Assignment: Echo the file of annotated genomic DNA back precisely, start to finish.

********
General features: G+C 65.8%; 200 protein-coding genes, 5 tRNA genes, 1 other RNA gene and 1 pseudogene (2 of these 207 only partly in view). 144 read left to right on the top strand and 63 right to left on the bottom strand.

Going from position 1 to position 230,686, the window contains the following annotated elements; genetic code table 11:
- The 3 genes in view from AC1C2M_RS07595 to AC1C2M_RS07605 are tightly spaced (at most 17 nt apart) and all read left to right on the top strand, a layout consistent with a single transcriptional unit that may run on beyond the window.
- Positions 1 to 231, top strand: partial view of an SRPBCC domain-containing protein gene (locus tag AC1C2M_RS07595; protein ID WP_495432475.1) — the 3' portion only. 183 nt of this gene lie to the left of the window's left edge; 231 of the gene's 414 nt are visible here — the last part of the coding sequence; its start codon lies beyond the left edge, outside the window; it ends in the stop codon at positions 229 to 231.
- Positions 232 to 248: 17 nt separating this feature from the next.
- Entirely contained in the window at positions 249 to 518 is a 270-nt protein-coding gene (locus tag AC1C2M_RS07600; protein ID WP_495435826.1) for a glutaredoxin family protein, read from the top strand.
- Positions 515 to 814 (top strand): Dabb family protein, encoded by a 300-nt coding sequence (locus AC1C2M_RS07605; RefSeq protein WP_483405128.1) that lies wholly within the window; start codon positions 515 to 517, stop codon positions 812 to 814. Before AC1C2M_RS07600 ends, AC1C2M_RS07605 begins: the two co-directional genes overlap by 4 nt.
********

General features: G+C 65.8%; 200 protein-coding genes, 5 tRNA genes, 1 other RNA gene and 1 pseudogene (2 of these 207 only partly in view). 144 read left to right on the top strand and 63 right to left on the bottom strand.

Going from position 1 to position 230,686, the window contains the following annotated elements; genetic code table 11:
- The 3 genes in view from AC1C2M_RS07595 to AC1C2M_RS07605 are tightly spaced (at most 17 nt apart) and all read left to right on the top strand, a layout consistent with a single transcriptional unit that may run on beyond the window.
- Positions 1 to 231, top strand: partial view of an SRPBCC domain-containing protein gene (locus tag AC1C2M_RS07595; protein ID WP_495432475.1) — the 3' portion only. 183 nt of this gene lie to the left of the window's left edge; 231 of the gene's 414 nt are visible here — the last part of the coding sequence; its start codon lies beyond the left edge, outside the window; it ends in the stop codon at positions 229 to 231.
- Positions 232 to 248: 17 nt separating this feature from the next.
- Entirely contained in the window at positions 249 to 518 is a 270-nt protein-coding gene (locus tag AC1C2M_RS07600; protein ID WP_495435826.1) for a glutaredoxin family protein, read from the top strand.
- Positions 515 to 814 (top strand): Dabb family protein, encoded by a 300-nt coding sequence (locus AC1C2M_RS07605; RefSeq protein WP_483405128.1) that lies wholly within the window; start codon positions 515 to 517, stop codon positions 812 to 814. Before AC1C2M_RS07600 ends, AC1C2M_RS07605 begins: the two co-directional genes overlap by 4 nt.